So who gets say in L.A.?
Answer lies in how 'stakeholder' defined
Article Last Updated: 07/08/2007 09:54:23
Tackling one of the most contentious issues facing Los
Angeles' neighborhood council system, the panel charged
with reviewing the grass-roots network is weighing who
should have a voice on the councils.
Residents and business owners are obvious stakeholders.
But what about a real estate agent? Should one be allowed
to run for a seat on a neighborhood council in an area
where the real estate agent is selling homes?
Should a Northridge resident be able to serve on a
committee of the Sherman Oaks Neighborhood Council because
his child goes to school in that community?
What about someone who lunches three times a week at
Pink's Hot Dogs? Should that person be allowed to vote on
the Mid City West Community Council?
Ultimately, the definition of "stakeholder"
is at the heart of the debate over the entire neighborhood
council system: What role do the boards play in Los
Angeles city government, and who is allowed to represent a
"There has been a persistent worry that
neighborhood councils will be taken over by groups who
don't really represent the community," said Raphael
Sonenshein, executive director of the Neighborhood Council
Review Commission, a 29-member board charged with
analyzing and reforming the city's system of grass-roots
"If the system is going to work, the doors have to
be affirmatively open. The answer is not to make the doors
less open in the beginning, but to figure out what to do
when people come in the door," he said.
In that spirit, the review commission recently adopted
a definition of "stakeholder" that welcomes
anyone who lives, works or does business in a
neighborhood, as well as anyone who claims a stake in the
community through an affiliation.
It's a wide definition that leaves some questions -
including whether an affinity for Pink's Hot Dogs would
qualify as an affiliation.
"We ultimately went for the broad definition and
what is going to make the most people participate in city
government," said Jason Lyon, co-chairman of the
commission and a member of the Silver Lake Neighborhood
Local boards can be structured, with seats divided
among different stakeholder groups - such as homeowners,
renters, business owners, workers and others - so no one
group can dominate a council.
Still, some community residents fear that the broad
definition will weaken neighborhood councils and leave
them open to takeovers by special interests.
Former Sun Valley Neighborhood Council member Jerry
Piro said local trash companies bused workers to vote in a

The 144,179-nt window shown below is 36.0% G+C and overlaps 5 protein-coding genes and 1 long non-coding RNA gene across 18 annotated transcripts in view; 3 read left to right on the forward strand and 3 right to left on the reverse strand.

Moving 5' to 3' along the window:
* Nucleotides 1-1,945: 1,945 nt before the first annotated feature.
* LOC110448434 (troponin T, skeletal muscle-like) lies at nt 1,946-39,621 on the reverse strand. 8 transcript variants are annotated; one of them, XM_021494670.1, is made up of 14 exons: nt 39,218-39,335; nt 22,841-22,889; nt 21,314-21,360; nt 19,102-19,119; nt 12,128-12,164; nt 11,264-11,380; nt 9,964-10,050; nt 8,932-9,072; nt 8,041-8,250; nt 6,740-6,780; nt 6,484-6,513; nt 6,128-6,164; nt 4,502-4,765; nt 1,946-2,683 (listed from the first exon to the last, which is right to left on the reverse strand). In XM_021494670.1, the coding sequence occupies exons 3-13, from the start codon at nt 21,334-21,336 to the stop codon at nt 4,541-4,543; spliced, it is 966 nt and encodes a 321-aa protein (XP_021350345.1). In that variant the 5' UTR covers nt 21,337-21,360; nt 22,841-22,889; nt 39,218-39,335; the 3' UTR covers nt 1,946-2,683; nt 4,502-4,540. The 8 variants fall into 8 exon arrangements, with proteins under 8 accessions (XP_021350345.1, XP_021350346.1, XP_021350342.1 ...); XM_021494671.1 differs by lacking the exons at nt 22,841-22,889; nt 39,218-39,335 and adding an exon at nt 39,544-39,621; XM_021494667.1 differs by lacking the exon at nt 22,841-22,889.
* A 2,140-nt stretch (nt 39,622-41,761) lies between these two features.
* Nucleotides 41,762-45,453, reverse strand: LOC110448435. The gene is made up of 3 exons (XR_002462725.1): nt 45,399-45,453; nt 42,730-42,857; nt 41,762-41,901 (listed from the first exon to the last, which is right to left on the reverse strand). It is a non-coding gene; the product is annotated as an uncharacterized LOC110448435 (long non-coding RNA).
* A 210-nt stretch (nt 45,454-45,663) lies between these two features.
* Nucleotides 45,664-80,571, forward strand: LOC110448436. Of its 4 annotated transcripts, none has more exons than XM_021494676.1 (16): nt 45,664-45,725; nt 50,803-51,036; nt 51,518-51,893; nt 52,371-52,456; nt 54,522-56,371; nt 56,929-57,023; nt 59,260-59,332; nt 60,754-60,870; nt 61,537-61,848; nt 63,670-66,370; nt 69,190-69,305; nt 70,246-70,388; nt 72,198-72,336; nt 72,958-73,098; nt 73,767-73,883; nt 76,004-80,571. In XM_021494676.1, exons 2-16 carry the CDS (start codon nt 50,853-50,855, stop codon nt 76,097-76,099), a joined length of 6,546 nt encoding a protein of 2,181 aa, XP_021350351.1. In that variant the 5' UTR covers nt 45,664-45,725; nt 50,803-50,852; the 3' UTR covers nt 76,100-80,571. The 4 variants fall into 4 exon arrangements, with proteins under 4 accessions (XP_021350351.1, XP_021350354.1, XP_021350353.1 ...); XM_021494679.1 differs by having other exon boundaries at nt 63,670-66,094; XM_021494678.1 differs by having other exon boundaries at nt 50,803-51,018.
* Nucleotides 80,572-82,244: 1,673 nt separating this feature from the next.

recent council election, bumping him and other community
activists off the board in favor of more business-friendly
He fears the new board won't aggressively question
several major trash-facility expansions.
"I feel these are absentee landlords," Piro
said. "The title itself says `neighborhood council,'
and that's the people who live here, and that's who should
have the largest voice."
At least two neighborhood councils - the coastal San
Pedro and the Westchester/Playa del Rey councils - voted
to oppose the proposed definition.
The Westchester/Playa del Rey board said expanding the
definition would "displace and dilute the
representation of those who live, work and own property
within its current boundary."
But commission member Charlotte Laws, who sits on the
Valley Glen Neighborhood Council, said the current
stakeholder qualification varies among councils - and
that's confusing for people who want to participate.
Her own council says nonresident members of community
organizations can run for election to the neighborhood
council board only if their group is an official
tax-exempt, nonprofit organization.
But that excluded a local Valley Glen group that helps
the homeless because the group is not registered with the
Internal Revenue Service.
"I'm a real estate agent," Laws said. "I
sell in a lot of neighborhoods, and there were many
communities (in which) I didn't know if I was a
stakeholder or not," Laws said.
"With the new definition, at least I know there is
a place for me somewhere."
The Neighborhood Council Review Commission has released
a list of recommendations to reform the neighborhood
council system. The commission is holding hearings this
month to discuss them. For a list of the recommendations,
go to www.ncrcla.org.
Public meetings are set for:
6 p.m. Tuesday, Salesian High School, 960 S. Soto
6 p.m. Thursday, University High School, 11800 Texas
Ave., West Los Angeles
6 p.m. July 17, Panorama High School, 8015 Van Nuys
Blvd., Panorama City
6 p.m. July 19, L.A. Harbor College, 1111 Figueroa